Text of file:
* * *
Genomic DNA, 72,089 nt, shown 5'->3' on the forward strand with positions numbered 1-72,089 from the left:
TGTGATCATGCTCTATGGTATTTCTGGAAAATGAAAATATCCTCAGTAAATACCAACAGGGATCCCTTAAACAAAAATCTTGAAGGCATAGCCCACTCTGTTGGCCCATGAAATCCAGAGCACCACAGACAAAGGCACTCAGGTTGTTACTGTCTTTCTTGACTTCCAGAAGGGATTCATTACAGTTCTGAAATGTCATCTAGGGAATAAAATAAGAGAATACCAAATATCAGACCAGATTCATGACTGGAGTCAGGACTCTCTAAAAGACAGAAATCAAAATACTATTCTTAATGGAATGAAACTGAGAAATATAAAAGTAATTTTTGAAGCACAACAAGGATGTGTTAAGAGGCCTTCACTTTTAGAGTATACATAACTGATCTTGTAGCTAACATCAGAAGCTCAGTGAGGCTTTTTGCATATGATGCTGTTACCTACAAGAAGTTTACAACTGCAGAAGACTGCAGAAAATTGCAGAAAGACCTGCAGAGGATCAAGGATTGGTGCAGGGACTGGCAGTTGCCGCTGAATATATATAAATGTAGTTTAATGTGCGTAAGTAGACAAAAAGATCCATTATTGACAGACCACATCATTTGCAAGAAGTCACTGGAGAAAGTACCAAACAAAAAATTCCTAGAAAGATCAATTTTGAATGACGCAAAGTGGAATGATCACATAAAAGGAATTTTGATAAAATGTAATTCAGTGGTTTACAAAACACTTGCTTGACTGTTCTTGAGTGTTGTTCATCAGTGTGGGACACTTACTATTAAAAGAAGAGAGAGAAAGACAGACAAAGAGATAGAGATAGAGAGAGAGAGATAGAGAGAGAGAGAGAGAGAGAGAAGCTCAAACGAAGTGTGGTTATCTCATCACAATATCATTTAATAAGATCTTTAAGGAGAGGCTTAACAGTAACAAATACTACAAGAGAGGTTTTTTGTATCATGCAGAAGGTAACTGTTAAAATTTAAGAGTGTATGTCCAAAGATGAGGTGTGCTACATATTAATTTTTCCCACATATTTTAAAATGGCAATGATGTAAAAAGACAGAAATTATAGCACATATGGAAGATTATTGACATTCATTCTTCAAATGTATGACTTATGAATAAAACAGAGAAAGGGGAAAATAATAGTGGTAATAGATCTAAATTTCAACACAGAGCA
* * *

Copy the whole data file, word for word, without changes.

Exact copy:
Genomic DNA, 72,089 nt, shown 5'->3' on the forward strand with positions numbered 1-72,089 from the left:
TGTGATCATGCTCTATGGTATTTCTGGAAAATGAAAATATCCTCAGTAAATACCAACAGGGATCCCTTAAACAAAAATCTTGAAGGCATAGCCCACTCTGTTGGCCCATGAAATCCAGAGCACCACAGACAAAGGCACTCAGGTTGTTACTGTCTTTCTTGACTTCCAGAAGGGATTCATTACAGTTCTGAAATGTCATCTAGGGAATAAAATAAGAGAATACCAAATATCAGACCAGATTCATGACTGGAGTCAGGACTCTCTAAAAGACAGAAATCAAAATACTATTCTTAATGGAATGAAACTGAGAAATATAAAAGTAATTTTTGAAGCACAACAAGGATGTGTTAAGAGGCCTTCACTTTTAGAGTATACATAACTGATCTTGTAGCTAACATCAGAAGCTCAGTGAGGCTTTTTGCATATGATGCTGTTACCTACAAGAAGTTTACAACTGCAGAAGACTGCAGAAAATTGCAGAAAGACCTGCAGAGGATCAAGGATTGGTGCAGGGACTGGCAGTTGCCGCTGAATATATATAAATGTAGTTTAATGTGCGTAAGTAGACAAAAAGATCCATTATTGACAGACCACATCATTTGCAAGAAGTCACTGGAGAAAGTACCAAACAAAAAATTCCTAGAAAGATCAATTTTGAATGACGCAAAGTGGAATGATCACATAAAAGGAATTTTGATAAAATGTAATTCAGTGGTTTACAAAACACTTGCTTGACTGTTCTTGAGTGTTGTTCATCAGTGTGGGACACTTACTATTAAAAGAAGAGAGAGAAAGACAGACAAAGAGATAGAGATAGAGAGAGAGAGATAGAGAGAGAGAGAGAGAGAGAGAAGCTCAAACGAAGTGTGGTTATCTCATCACAATATCATTTAATAAGATCTTTAAGGAGAGGCTTAACAGTAACAAATACTACAAGAGAGGTTTTTTGTATCATGCAGAAGGTAACTGTTAAAATTTAAGAGTGTATGTCCAAAGATGAGGTGTGCTACATATTAATTTTTCCCACATATTTTAAAATGGCAATGATGTAAAAAGACAGAAATTATAGCACATATGGAAGATTATTGACATTCATTCTTCAAATGTATGACTTATGAATAAAACAGAGAAAGGGGAAAATAATAGTGGTAATAGATCTAAATTTCAACACAGAGCA